Jack, Vern and I got started first and rode past Pakoon Springs to a fork in the road where we pulled up on a hill to wait for the rest of the group. We watched with disbelief as each of the eight riders came to the fork, hesitated for a moment then one by one turned the wrong way, notwithstanding we had built a signal fire, were blasting the air horn and were shouting and waving our arms. Jack volunteered to chase the wayward caravan and turn them around, which he did one by one as he overtook them. As he caught the last one, about six miles down the road, he discovered he had a flat tire on his cycle so could not return to where we were waiting. I rode to where he was stranded and found he had his rim off the wheel with the tube out, hopeful that he could patch it. It was then I noticed I was on Ken’s outfit and remembered the air hose and other equipment were in my four-wheeler. So-I rode back to the waiting group and traded machines with Clark, gave them further directions and told them to go on ahead hoping that we could catch them later. When I returned to where Jack was, we attempted to patch the tube with the wrong kind of patch and of course it did not hold air. I suggested we take the wheel to Pakoon (about ten miles) hoping that the material we needed would be there. It was. After about two hours, three or four tries, and seven patches later, we managed to put it all together without repuncturing the tube and it held air!!! While we were working, the person who furnished the patches told us about a witch that frequented the area and caused problems for those that ventured into her territory. We were Believers!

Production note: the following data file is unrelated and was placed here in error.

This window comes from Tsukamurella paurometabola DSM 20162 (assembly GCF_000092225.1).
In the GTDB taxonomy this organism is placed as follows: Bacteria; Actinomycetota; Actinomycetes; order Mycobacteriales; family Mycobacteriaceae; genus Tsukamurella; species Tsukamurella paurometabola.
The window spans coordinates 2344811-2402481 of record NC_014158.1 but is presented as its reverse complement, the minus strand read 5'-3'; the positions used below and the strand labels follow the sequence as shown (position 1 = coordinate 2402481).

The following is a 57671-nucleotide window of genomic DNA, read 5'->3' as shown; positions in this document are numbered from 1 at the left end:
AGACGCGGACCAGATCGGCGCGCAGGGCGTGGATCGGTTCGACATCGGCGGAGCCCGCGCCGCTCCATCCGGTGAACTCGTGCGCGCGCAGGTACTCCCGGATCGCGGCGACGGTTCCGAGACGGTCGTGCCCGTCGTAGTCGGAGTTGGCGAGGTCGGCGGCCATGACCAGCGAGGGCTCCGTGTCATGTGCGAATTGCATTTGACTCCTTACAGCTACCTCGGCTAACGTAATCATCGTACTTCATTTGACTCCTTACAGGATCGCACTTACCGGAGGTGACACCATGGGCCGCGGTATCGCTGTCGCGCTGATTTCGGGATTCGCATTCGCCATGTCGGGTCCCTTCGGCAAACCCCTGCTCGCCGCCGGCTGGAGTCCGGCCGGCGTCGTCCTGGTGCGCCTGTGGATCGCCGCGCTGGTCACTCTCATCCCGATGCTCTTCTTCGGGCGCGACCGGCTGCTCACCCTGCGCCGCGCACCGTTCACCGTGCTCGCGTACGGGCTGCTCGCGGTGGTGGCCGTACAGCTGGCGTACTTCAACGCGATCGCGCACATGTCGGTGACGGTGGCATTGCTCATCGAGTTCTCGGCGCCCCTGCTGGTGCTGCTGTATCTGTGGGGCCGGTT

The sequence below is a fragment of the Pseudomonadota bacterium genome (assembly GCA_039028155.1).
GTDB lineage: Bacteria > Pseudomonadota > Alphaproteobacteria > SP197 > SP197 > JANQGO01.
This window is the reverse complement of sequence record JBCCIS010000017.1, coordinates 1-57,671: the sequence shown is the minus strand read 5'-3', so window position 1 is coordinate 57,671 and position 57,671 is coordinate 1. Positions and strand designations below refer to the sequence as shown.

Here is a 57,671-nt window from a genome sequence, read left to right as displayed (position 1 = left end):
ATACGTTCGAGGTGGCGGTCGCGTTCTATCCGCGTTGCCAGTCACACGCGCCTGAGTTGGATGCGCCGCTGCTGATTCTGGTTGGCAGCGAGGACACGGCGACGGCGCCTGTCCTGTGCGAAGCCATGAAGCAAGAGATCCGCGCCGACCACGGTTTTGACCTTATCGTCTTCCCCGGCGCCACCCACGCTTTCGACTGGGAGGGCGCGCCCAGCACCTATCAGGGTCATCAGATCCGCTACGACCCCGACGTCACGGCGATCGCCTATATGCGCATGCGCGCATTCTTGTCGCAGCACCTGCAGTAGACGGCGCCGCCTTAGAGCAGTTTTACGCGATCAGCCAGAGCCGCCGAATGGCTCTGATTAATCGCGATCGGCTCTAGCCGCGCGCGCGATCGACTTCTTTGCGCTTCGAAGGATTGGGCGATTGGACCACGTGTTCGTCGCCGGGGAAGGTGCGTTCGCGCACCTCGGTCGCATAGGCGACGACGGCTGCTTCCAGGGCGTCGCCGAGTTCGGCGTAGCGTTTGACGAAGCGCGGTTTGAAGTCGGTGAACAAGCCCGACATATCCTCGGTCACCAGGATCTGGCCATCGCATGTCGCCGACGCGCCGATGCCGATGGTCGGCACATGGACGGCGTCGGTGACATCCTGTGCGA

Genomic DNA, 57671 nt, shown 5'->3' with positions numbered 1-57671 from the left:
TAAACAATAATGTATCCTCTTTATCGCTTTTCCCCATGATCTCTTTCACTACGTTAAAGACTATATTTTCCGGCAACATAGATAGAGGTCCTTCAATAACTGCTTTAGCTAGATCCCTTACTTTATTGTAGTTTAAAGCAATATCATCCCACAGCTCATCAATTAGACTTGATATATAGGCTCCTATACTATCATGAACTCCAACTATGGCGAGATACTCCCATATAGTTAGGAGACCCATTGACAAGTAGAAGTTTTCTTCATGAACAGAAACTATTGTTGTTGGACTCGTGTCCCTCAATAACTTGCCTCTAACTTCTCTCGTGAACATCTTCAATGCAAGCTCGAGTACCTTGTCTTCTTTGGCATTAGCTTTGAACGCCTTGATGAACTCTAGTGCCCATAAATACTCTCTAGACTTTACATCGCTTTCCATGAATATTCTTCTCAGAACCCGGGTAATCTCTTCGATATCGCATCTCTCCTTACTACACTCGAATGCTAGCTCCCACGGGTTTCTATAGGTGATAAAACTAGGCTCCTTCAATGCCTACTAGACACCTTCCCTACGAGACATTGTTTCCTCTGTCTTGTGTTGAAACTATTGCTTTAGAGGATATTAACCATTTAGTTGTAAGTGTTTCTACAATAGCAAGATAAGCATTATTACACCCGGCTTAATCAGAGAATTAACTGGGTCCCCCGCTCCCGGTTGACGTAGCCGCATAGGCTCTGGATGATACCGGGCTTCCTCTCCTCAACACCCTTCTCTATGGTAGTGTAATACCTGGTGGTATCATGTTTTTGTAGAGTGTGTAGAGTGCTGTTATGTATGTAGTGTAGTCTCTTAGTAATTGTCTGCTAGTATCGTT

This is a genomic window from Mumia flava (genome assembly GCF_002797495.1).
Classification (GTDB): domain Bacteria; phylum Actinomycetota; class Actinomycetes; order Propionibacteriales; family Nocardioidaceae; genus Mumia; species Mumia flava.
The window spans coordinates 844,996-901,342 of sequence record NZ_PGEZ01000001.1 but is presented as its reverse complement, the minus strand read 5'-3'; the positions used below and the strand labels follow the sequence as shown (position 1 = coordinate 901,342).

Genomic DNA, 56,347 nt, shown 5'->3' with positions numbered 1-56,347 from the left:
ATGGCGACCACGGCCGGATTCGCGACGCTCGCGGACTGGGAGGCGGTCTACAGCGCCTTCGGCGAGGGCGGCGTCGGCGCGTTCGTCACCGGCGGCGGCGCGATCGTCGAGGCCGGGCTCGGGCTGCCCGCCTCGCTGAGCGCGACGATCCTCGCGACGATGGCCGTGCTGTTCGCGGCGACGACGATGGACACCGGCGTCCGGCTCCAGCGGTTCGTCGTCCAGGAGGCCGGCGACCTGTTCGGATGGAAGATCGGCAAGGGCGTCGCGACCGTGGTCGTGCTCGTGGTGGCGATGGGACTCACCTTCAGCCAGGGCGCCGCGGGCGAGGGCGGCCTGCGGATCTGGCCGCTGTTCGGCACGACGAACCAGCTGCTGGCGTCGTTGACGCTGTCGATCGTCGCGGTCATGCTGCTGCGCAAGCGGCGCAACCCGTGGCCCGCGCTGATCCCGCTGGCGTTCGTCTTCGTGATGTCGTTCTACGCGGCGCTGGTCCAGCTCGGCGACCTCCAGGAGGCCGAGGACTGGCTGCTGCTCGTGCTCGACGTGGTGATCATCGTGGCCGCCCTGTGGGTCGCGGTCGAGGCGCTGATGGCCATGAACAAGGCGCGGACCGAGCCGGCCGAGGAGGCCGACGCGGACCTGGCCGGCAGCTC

By the time we returned to Jack’s bike and reassembled it, the sun was getting low, nevertheless we headed toward the Grand Gulch, got just past the place where the helicopter had picked me up before and there met the other riders returning, so we did a U-turn and rode back to Whitney Pockets in caravan, arriving just before dark.
I shall return.
June 1986 Glimpses
It was almost beyond belief to watch the walls grow on the house last week. My brother Keith came with his son Nathan Thursday morning and we began laying out the walls and cutting the plates. Roger joined us Friday and he built thirty channels and all the corners in preparation for the framing. We finished all the layout and had one wall started by Friday night. Kenn and another expert framer (who works for Kenn) arrived late Friday night and at daybreak Saturday the hammers pounded and the saws buzzed until nearly dark that night and the house was framed. Clark arrived Saturday night and stayed over until Monday and he and I installed enough sheathing on the walls to brace it, then we put up a few trusses. I finished the trusses on the carport the next day and three men working on a house nearby came and put up the trusses over the rest of the house a couple of days later. The roof sheathing is started and the house should be closed in (except the doors) by the end of the week. Everything has gone smoothly so far and there have been no major problems. It is really exciting and enjoyable to work on the house-the days are too short, even with a 5:00 a.m. start and an 8:30 p.m. finish. I really do appreciate beyond suitable expression, the help of all those who made the mountain move. Marilyn not only kept up with the cooking, dishwashing, bed preparation, cleaning, shopping and other domestic details while the crew was here but she spent considerable time working on the framing too, as well as keeping us in ice water and soda pop. Thanks to all.